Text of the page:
All of the women tend to pass things along, and Susan and Ginger especially switch out whatever they find on the most recent trip for what’s in their closets currently.
“Our goal is not to be on ‘Hoarders,’” Renee says.
Renee, Paula and Ginger set a budget for each trip, while Susan swipes her debit card throughout the day.
The ground rules established, we set off in two cars toward Winston, arriving at the Goodwill complex first.
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It’s still raining when we get there, so we make a run for it. We arrive on the outlet side first — a huge room full of rows of giant blue bins. Yep, you guessed it. We’re gonna have to dig through each one. I notice some of the shoppers are wearing gloves. I wish Susan would have mentioned that.
The four women each grab a shopping cart. Susan and Paula even count “3-2-1” and race off down one aisle. They soon spread out all over the store. The only way it’s organized is clothing on one side and housewares on the other. Good luck finding something.
But these women are good, you have to remember.
Susan was brought up in a thrifty mindset.
“We always shopped at the J.C. Penney clearance rack,” she says. “And I was 16 before I realized that everybody’s sheets didn’t have streaks and marks, because Daddy worked at Cannon Mills and we shopped in the basement of the Cannon Mills store!”
There are no dressing rooms on the outlet side, so Susan says you just had to guess if something fits you. If not, it’s no big deal — she just passes it along.
After an hour, the women’s buggies are about half full. Renee has a white sweater, a black top, a peach basket and some paperbacks. Susan has a pair of Old Navy jeans and a red Elle top. Ginger has a nifty wooden box, a hunting shirt for her adult son, denim shorts and a top for herself.
“I didn’t find as much as I thought,” Susan admits. “We’ll find more on the other side. There’s more of a selection, plus you can try on over there.”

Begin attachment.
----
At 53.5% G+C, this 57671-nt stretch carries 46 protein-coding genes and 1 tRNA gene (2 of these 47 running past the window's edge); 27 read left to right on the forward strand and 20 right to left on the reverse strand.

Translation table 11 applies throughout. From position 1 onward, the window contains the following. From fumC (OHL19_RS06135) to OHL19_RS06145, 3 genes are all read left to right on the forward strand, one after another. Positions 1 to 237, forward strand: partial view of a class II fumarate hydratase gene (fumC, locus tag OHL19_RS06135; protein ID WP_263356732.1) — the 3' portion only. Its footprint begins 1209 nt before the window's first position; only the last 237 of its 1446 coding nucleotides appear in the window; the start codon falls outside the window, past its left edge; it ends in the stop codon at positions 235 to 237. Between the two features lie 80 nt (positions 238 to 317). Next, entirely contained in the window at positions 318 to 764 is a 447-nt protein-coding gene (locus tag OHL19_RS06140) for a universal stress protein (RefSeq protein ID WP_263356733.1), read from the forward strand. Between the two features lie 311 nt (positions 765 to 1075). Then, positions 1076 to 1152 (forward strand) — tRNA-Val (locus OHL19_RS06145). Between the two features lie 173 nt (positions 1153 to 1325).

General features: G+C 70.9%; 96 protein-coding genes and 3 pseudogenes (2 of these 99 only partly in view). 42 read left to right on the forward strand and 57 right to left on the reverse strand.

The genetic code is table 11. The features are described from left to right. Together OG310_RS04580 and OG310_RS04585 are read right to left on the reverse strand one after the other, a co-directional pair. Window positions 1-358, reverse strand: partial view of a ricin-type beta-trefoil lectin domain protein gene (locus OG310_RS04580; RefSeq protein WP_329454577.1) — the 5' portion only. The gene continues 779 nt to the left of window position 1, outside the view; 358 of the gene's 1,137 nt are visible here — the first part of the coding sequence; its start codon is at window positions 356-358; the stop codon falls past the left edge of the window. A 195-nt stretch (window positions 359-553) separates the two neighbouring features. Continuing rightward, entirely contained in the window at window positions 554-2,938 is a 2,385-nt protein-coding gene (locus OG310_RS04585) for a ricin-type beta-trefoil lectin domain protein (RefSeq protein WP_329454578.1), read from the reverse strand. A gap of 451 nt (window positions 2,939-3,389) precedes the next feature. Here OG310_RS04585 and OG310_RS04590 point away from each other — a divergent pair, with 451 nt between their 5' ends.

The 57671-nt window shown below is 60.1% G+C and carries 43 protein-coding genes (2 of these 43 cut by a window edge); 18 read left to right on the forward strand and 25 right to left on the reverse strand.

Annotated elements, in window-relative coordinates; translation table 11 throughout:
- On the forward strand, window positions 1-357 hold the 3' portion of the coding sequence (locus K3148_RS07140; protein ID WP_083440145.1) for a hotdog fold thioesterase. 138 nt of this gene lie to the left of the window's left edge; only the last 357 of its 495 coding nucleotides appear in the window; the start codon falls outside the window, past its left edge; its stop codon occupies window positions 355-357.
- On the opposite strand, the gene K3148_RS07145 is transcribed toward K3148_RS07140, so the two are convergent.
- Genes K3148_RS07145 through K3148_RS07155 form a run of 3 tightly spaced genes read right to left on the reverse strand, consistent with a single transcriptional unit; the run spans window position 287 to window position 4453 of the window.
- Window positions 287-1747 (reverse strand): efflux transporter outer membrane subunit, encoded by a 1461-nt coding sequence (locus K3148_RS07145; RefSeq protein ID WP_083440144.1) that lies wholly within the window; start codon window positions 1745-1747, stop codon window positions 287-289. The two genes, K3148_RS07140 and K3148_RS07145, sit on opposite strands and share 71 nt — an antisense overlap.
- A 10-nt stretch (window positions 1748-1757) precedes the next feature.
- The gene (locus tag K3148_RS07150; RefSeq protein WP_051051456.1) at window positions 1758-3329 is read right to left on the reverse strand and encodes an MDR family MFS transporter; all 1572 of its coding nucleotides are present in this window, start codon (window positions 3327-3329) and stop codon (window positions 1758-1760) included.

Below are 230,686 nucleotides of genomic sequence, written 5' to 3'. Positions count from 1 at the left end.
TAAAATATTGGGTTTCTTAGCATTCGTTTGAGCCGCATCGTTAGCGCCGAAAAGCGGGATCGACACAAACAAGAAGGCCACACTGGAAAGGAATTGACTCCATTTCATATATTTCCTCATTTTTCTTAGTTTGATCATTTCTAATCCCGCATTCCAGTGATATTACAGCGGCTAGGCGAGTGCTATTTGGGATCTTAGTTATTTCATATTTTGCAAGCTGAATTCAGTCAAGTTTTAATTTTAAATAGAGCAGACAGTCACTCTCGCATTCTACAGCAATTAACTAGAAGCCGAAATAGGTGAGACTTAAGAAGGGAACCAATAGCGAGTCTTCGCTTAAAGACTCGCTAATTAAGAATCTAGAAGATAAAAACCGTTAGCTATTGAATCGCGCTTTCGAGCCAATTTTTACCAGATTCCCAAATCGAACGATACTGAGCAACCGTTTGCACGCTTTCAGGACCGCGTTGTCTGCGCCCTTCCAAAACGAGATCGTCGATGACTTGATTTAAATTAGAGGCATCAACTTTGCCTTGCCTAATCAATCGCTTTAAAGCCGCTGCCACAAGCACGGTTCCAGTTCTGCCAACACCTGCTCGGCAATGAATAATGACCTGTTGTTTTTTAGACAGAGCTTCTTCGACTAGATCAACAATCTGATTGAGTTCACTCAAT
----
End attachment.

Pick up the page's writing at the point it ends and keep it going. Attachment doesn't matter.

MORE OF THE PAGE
“This is just our warm-up,” Renee explains.
“This is our appetizer for the day,” Susan adds.
Paula starts going through her cart, which has all clothes. She tries on an oversized brown cardigan, which I know has cashmere in it. She’s got two dresses, six tops, a pair of jeans and a pair of pants. She generously gives me a black draped Coldwater Creek top I’ve been eyeing the whole morning. I try it on and they ooh and aah about how slimming it is. At checkout, it costs me 70 cents.
Renee’s total is $5.05, Susan’s is $1.64, Ginger’s is $7.47 and Paula’s is $5.64.
We ferry our bags to the car, then hit the retail side. Susan goes straight for the dresses. Last time, this is where she found 10 dresses for $50. Ginger steers over to housewares and Renee and Paula also spread out.
In no time, Susan’s cart is piled high with dresses. The other three are also having good luck. After just two hours of thrifting, I am pooped. I tell the group I’m hitting the road but to report in later.
We’d left Panera that morning at 9. Twelve hours later, Renee texts me a photo of them having dinner. They’d just finished up. Ginger won the thrifting stick for finding a mink stole — the kind that has the whole animals on it. The next day, she went back and bought it.
She will decide what the challenge will be for winning the thrifting stick on Veterans Day.
Freelance writer Susan Shinn lives in Salisbury.